Being in dialogue with another carries the rewards and risks of being Seen. It is a magnificent experience to engage, open one’s heart, take in fully the warmth and brilliance of others, allow one’s own wit and light and eccentricity to be embraced. To watch that glow ricocheting against the mirrors we hold up for each other, to bask in the dynamic playfulness of language– it’s meaning-making; it allows us to express our human need for relationship, the way a chicken needs to scratch, or a pig needs to wallow. The risks of being Seen, however, can feel insurmountable, I well know. Is this part of what makes online communication so addictive? The capacity to hide behind the words and images, the ability to filter, the cushioning against too much vulnerability?
A video posted to Facebook by my friend Sam springs to mind. He sat outside in the snow, naked (but not revealing any most sensitive bits), playing his guitar and singing a song he wrote. I wonder if others found the video compelling for the same reasons I did. It was funny, for starters–nekkid dude plays guitar outside in snow–and surely that would be enough reason to click “like” and “share” and leave teasing, appreciative comments, which plenty of people did. But I’m thinking beyond funny, too. I’m thinking, this is someone who wants to be Seen. This is someone who wants to be literally and metaphorically naked, singing his song, telling his story, experiencing the reality of cold skin and snow falling and strummed notes and vibrating vocal cords, and also the reality of recording it, the reality of posting it, the reality of many and varied responses from human beings. Is he brave, crazy, or whatnot? By whose standards? What I see, and appreciate, is his willingness to be his own, creative, human-animal self, and his ability to inspire reciprocations of vulnerability and creativity.
Of course, not all of us are going to want to be literally naked in front of a camera. That’s okay, in my book. Literal or metaphorical nakedness is not always a route to fulfilling engagement. The thought of filming myself naked, even without fully revealing sensitive bits, fills me with dread. Is this another way that writing can feel like a refuge? Not only can I downplay, through writing, those inescapable physical qualities of gender, age, race, and ability, but especially shape. My colonized self-image, taught from day one to be ever-vigilant about perceptions of beauty and acceptability, is probably permanently warped. It bleeds into all other self-assessments about whether I’m “good enough,” and it makes me angry.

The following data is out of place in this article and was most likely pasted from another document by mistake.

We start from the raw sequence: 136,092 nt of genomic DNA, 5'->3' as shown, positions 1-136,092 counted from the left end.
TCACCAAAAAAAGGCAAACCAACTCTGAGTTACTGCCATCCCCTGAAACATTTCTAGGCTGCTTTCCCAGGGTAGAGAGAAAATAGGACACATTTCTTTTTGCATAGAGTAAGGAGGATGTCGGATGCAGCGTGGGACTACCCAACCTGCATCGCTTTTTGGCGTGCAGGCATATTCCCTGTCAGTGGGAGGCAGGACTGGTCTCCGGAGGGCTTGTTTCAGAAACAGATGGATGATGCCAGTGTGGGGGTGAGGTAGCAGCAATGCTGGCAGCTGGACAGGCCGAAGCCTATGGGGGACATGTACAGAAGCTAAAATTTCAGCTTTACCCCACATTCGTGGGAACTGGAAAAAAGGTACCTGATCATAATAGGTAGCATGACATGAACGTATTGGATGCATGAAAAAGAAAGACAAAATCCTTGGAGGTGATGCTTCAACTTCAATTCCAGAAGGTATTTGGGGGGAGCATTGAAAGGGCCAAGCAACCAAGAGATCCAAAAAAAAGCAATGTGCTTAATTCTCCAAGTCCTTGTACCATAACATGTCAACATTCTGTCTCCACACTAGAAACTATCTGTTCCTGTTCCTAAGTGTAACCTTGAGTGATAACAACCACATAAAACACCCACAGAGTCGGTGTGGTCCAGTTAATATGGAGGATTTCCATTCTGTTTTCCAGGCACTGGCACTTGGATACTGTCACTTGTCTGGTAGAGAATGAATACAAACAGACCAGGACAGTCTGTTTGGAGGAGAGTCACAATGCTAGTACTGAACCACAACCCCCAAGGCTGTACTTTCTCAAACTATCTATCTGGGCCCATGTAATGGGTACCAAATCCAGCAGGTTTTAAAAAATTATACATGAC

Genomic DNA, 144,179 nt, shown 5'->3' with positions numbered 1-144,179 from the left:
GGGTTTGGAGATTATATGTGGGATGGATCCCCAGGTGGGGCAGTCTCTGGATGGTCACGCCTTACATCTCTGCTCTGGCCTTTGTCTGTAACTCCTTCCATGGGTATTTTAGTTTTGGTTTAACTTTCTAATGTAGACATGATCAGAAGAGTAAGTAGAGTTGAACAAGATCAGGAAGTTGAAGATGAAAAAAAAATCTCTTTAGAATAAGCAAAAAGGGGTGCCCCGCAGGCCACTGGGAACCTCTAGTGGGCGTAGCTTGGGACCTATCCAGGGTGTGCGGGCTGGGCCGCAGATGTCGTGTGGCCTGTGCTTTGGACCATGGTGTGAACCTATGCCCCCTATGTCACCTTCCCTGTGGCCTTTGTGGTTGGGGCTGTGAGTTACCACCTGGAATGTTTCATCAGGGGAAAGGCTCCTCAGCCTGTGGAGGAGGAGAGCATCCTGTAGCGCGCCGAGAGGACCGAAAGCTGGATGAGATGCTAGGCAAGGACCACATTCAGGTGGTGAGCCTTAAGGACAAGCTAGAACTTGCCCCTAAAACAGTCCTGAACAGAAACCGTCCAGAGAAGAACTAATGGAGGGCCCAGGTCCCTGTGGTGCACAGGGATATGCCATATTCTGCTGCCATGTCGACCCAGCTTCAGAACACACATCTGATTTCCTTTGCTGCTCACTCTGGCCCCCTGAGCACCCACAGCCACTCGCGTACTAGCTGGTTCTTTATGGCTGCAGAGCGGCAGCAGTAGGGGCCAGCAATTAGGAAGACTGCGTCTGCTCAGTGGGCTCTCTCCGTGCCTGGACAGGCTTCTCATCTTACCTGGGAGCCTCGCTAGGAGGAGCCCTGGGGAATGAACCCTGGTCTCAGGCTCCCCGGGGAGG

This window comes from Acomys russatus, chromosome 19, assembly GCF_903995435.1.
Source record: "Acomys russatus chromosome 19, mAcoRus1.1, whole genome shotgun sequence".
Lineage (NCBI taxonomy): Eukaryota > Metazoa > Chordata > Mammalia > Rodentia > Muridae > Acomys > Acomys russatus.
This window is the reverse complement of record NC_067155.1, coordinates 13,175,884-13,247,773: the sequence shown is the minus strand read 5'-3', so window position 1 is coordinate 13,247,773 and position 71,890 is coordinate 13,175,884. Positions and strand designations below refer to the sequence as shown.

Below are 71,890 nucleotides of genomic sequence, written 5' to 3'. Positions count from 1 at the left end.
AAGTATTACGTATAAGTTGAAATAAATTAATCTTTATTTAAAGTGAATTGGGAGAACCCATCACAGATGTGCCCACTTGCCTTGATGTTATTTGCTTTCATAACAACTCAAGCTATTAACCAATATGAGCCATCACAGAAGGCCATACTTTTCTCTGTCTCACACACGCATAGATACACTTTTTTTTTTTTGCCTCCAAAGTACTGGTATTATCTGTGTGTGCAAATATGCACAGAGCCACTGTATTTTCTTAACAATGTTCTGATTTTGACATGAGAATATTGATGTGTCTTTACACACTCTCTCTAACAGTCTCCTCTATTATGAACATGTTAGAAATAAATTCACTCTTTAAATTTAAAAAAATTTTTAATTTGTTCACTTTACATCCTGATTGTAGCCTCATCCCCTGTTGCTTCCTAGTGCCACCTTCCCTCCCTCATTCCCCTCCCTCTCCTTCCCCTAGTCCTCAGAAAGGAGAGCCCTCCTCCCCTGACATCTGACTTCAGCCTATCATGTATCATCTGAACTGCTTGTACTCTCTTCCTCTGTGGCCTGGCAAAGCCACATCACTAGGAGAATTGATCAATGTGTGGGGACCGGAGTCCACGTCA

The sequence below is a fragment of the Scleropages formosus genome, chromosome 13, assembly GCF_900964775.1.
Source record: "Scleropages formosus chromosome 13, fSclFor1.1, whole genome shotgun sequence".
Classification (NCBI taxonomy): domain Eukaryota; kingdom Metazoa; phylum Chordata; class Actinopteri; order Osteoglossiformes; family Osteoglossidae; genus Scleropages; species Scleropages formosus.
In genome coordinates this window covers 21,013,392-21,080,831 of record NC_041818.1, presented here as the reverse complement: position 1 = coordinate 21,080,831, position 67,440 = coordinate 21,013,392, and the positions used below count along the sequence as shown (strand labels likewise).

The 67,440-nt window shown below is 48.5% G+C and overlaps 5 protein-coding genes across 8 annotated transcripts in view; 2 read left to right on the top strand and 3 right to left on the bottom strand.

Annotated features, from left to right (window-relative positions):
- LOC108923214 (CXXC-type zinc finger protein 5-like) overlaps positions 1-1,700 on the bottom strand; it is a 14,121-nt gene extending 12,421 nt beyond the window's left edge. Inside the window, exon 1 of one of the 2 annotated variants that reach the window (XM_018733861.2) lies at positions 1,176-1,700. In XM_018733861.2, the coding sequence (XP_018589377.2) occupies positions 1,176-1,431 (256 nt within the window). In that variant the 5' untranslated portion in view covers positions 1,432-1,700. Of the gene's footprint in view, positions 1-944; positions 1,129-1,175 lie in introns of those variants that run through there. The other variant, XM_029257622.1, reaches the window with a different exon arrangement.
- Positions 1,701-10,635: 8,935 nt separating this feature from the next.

It makes me angry because I, too, want to be Seen for my unvarnished self. I think we all want to be Seen and to See others, to be known, to be heard, to be filled with curiosity and delight in knowing and hearing others. We live in a culture that appears determined to turn us into grotesque mockeries of humanity, passive, obedient consumers, soulless cogs in the economic machine, foot soldiers in a war against Life itself. How radical it is, then, how Life-affirming, to engage in conversation, to express our creativity and humor and questions and conflicts, no matter the medium, no matter the physical spaces or distances, no matter the layers of colonization we still carry. We are human animals, born to relate, born to weave meaning together.